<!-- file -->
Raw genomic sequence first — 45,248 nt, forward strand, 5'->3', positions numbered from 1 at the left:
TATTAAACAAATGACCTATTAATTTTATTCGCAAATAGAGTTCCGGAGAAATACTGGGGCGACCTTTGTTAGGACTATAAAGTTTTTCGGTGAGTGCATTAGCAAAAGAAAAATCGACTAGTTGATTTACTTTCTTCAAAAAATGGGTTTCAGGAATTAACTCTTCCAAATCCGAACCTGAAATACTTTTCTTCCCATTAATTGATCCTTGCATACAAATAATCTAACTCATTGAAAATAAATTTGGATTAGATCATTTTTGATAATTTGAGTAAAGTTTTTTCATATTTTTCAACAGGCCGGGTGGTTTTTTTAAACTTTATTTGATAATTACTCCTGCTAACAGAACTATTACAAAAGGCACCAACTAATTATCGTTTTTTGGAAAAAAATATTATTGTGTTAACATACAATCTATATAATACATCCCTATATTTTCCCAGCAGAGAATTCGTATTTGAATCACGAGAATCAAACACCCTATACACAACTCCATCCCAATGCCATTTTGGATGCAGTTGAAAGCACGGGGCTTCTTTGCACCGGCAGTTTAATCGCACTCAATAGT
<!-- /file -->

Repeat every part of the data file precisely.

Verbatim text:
Raw genomic sequence first — 45,248 nt, forward strand, 5'->3', positions numbered from 1 at the left:
TATTAAACAAATGACCTATTAATTTTATTCGCAAATAGAGTTCCGGAGAAATACTGGGGCGACCTTTGTTAGGACTATAAAGTTTTTCGGTGAGTGCATTAGCAAAAGAAAAATCGACTAGTTGATTTACTTTCTTCAAAAAATGGGTTTCAGGAATTAACTCTTCCAAATCCGAACCTGAAATACTTTTCTTCCCATTAATTGATCCTTGCATACAAATAATCTAACTCATTGAAAATAAATTTGGATTAGATCATTTTTGATAATTTGAGTAAAGTTTTTTCATATTTTTCAACAGGCCGGGTGGTTTTTTTAAACTTTATTTGATAATTACTCCTGCTAACAGAACTATTACAAAAGGCACCAACTAATTATCGTTTTTTGGAAAAAAATATTATTGTGTTAACATACAATCTATATAATACATCCCTATATTTTCCCAGCAGAGAATTCGTATTTGAATCACGAGAATCAAACACCCTATACACAACTCCATCCCAATGCCATTTTGGATGCAGTTGAAAGCACGGGGCTTCTTTGCACCGGCAGTTTAATCGCACTCAATAGT